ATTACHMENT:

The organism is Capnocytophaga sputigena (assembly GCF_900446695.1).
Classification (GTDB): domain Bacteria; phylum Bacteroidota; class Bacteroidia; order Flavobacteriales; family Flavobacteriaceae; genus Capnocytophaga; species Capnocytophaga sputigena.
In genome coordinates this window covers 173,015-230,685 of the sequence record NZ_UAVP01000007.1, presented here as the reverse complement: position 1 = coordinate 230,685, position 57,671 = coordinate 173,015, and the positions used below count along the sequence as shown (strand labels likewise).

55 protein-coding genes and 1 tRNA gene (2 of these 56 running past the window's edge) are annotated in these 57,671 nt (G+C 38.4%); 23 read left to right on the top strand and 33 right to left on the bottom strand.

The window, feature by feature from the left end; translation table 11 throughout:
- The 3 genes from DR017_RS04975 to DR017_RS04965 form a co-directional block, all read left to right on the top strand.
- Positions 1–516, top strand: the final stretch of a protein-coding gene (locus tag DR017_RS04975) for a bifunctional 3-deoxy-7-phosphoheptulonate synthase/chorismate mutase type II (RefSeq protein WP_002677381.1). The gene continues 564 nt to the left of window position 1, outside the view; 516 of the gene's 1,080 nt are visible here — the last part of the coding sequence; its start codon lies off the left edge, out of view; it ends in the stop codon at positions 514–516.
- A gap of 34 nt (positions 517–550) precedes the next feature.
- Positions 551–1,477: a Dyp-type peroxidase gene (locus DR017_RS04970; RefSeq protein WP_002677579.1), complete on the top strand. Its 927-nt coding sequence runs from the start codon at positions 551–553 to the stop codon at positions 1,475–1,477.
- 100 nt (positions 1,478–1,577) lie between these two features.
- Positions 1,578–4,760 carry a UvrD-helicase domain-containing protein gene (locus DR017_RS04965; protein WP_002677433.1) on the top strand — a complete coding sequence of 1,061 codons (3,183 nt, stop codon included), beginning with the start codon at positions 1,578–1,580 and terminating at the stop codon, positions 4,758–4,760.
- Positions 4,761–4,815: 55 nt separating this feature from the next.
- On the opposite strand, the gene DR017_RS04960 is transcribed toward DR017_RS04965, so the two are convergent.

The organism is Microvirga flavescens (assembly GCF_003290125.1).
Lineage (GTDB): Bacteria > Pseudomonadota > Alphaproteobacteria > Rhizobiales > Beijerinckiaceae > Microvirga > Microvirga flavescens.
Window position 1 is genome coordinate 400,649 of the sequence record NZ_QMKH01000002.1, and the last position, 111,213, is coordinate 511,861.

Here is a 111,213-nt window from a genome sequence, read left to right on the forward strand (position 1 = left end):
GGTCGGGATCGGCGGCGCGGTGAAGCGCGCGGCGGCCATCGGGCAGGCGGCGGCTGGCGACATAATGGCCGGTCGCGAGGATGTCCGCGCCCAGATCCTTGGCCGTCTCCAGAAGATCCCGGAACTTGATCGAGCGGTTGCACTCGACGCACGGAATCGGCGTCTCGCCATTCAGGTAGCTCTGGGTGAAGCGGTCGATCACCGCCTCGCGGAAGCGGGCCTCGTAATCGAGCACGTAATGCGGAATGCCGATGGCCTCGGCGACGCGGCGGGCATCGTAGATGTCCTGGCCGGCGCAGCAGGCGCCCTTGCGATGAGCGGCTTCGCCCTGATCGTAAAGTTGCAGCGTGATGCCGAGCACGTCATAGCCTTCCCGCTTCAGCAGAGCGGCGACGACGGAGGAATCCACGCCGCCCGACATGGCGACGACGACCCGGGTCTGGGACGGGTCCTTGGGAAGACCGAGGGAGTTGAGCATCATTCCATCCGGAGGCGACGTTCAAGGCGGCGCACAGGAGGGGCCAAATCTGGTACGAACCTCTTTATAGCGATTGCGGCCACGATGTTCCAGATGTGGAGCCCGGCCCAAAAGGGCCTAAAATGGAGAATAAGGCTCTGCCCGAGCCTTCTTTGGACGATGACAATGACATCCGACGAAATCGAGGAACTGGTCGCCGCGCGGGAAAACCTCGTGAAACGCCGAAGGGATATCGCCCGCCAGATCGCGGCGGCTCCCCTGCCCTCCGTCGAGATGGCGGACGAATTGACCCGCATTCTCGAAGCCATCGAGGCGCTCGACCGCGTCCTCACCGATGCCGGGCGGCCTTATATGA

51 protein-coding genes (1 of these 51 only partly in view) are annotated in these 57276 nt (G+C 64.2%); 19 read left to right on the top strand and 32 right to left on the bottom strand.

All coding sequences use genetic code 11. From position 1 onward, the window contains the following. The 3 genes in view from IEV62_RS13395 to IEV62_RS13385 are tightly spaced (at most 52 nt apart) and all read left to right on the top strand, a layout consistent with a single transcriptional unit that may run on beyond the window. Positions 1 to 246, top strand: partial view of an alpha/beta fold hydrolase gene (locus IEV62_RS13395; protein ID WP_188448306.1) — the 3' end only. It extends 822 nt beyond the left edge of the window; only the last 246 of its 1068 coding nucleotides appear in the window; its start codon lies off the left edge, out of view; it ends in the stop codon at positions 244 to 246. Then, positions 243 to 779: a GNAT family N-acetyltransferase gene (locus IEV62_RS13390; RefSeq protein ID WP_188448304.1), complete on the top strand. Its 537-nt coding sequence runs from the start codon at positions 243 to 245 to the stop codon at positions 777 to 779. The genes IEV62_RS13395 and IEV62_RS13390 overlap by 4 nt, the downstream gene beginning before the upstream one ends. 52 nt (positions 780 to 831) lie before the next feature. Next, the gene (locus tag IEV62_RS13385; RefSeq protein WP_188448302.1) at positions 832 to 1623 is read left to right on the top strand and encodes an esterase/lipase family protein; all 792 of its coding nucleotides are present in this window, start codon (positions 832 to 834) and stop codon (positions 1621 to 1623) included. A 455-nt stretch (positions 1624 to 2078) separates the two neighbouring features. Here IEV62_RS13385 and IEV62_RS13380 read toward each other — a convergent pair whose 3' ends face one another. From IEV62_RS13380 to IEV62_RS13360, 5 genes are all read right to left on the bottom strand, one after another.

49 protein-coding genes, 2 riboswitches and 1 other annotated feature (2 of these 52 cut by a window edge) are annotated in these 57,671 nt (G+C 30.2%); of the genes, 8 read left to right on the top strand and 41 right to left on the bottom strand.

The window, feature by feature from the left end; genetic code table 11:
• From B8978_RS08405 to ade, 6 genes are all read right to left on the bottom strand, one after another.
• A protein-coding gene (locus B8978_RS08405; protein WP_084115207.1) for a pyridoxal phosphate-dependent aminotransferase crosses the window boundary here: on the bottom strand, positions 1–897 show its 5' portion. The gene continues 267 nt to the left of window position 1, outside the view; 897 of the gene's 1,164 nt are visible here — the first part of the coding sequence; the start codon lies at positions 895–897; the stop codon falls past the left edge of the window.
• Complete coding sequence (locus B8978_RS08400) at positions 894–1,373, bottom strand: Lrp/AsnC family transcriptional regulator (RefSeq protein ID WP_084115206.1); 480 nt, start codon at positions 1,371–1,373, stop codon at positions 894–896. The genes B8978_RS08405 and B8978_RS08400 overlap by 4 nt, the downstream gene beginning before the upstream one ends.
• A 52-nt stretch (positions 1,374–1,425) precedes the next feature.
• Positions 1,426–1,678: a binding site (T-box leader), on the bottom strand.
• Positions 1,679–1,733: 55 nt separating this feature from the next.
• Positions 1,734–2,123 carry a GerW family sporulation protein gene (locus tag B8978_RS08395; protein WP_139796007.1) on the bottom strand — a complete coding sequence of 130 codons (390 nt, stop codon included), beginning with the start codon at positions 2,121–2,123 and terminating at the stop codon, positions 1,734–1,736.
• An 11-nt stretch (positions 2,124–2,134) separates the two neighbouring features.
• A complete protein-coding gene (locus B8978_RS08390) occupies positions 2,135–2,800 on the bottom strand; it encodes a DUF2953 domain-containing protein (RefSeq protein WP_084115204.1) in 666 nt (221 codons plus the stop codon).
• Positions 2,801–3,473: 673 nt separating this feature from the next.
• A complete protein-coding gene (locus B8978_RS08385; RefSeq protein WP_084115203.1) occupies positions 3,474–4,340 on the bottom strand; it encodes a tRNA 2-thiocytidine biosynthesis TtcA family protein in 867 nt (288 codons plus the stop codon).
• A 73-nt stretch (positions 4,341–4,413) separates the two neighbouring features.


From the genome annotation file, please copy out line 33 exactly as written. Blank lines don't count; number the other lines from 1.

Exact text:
• A complete protein-coding gene (locus B8978_RS08385; RefSeq protein WP_084115203.1) occupies positions 3,474–4,340 on the bottom strand; it encodes a tRNA 2-thiocytidine biosynthesis TtcA family protein in 867 nt (288 codons plus the stop codon).